Without these extras Steve's body would have stiffened far more than it has already. His massage therapist commented to him that she had never felt shoulders as stiff as his. We are working on that outside the therapy because without regular attention (once a week is not enough but certainly all that we can afford.) I perform a different procedure than the therapist. I was shocked the other day (the day before massage therapy) when his shoulders felt more like a car bumper than what shoulders should feel like. So I improvised and it helped. I did what was intuitive although contrary to what is recommended but it seemed to make a positive difference. I pulled back on his shoulders and then pushed forward against his shoulder blades. Next I moved his upper arms. I would like to say "gently" but it was not gentle. I raised both arms to touch his ears and then alternated with pulling the shoulders forward and back. I also deeply massaged the muscles on either side of his spine followed by moving his upper arms again.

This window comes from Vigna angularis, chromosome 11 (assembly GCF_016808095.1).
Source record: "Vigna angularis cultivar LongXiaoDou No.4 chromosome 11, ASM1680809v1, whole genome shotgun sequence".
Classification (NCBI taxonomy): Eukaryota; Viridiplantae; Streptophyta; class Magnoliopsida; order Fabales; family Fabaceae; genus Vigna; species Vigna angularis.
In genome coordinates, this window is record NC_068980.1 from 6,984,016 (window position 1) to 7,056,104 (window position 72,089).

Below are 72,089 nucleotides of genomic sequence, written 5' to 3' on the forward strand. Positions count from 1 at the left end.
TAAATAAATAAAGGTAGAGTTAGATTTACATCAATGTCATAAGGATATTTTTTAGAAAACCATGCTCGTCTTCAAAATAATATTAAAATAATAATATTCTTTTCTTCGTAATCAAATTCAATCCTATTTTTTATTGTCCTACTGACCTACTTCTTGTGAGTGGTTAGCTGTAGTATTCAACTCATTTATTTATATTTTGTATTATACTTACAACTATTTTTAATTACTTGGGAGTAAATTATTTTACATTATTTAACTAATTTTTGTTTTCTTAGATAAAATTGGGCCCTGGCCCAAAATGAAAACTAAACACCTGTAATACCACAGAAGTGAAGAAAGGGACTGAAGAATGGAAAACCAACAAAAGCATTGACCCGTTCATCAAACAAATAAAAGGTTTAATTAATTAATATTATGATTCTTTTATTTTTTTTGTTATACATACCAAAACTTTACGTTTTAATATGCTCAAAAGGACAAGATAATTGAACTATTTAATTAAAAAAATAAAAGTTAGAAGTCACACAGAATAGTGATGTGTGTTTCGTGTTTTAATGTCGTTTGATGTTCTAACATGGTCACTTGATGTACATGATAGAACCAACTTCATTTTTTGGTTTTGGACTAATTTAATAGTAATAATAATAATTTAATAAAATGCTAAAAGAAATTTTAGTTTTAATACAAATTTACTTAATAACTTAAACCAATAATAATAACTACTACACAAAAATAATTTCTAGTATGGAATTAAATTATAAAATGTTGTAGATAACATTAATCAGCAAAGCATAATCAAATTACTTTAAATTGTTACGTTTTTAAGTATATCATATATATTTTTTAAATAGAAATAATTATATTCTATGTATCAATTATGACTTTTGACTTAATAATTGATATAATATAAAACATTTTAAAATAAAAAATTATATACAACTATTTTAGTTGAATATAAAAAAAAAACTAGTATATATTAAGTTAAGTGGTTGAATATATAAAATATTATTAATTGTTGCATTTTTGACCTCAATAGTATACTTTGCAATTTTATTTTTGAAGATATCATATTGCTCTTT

Within the next week we will be making another video of him walking outside (we need space for this) so that we can compare it to videos we made 3 1/2 years ago. Because he also has arthritis in his knees, especially on his weak/stiff side, that has had a profound impact upon his resistance to that pain. The same options for arthritis treatment on knees available to the average person with arthritis are not viable options for a Parkinson's patient.

We have designed other exercises to assist his balance and leg stiffness which affect his ability to walk normally. PD patients often shuffle rather than being able to bend all joints in a normal walk. He has to practice turning by lifting his legs rather than pivoting which aggravates pain in his arthritic knees. We also work on his breathing and his voice. We work on shoulders, arms and arm swing. Again, if you read some of the blog articles or look at the photos, you can see the symptomatic posture with lack of arm swing, difficulty sitting and walking.